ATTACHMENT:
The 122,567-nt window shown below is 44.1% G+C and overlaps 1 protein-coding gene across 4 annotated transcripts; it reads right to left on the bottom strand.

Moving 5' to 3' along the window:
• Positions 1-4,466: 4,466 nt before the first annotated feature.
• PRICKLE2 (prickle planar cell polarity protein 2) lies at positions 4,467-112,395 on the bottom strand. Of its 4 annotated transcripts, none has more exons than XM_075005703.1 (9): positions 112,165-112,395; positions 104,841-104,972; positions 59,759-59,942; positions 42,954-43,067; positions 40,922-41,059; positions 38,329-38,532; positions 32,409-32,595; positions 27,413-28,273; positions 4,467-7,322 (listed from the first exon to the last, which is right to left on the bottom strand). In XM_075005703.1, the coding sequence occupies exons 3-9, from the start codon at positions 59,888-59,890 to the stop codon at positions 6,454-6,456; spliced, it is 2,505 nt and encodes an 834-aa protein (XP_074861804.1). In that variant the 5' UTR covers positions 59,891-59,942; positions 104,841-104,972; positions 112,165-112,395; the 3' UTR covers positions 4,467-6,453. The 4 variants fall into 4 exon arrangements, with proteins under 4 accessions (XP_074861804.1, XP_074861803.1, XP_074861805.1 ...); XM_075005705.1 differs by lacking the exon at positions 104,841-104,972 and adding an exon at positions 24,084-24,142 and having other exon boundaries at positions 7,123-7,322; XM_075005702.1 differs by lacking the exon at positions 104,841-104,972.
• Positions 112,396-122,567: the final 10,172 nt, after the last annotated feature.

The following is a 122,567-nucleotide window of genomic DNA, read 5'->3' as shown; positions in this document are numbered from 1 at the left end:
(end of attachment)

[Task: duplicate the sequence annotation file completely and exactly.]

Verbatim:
The 122,567-nt window shown below is 44.1% G+C and overlaps 1 protein-coding gene across 4 annotated transcripts; it reads right to left on the bottom strand.

Moving 5' to 3' along the window:
• Positions 1-4,466: 4,466 nt before the first annotated feature.
• PRICKLE2 (prickle planar cell polarity protein 2) lies at positions 4,467-112,395 on the bottom strand. Of its 4 annotated transcripts, none has more exons than XM_075005703.1 (9): positions 112,165-112,395; positions 104,841-104,972; positions 59,759-59,942; positions 42,954-43,067; positions 40,922-41,059; positions 38,329-38,532; positions 32,409-32,595; positions 27,413-28,273; positions 4,467-7,322 (listed from the first exon to the last, which is right to left on the bottom strand). In XM_075005703.1, the coding sequence occupies exons 3-9, from the start codon at positions 59,888-59,890 to the stop codon at positions 6,454-6,456; spliced, it is 2,505 nt and encodes an 834-aa protein (XP_074861804.1). In that variant the 5' UTR covers positions 59,891-59,942; positions 104,841-104,972; positions 112,165-112,395; the 3' UTR covers positions 4,467-6,453. The 4 variants fall into 4 exon arrangements, with proteins under 4 accessions (XP_074861804.1, XP_074861803.1, XP_074861805.1 ...); XM_075005705.1 differs by lacking the exon at positions 104,841-104,972 and adding an exon at positions 24,084-24,142 and having other exon boundaries at positions 7,123-7,322; XM_075005702.1 differs by lacking the exon at positions 104,841-104,972.
• Positions 112,396-122,567: the final 10,172 nt, after the last annotated feature.

The following is a 122,567-nucleotide window of genomic DNA, read 5'->3' as shown; positions in this document are numbered from 1 at the left end: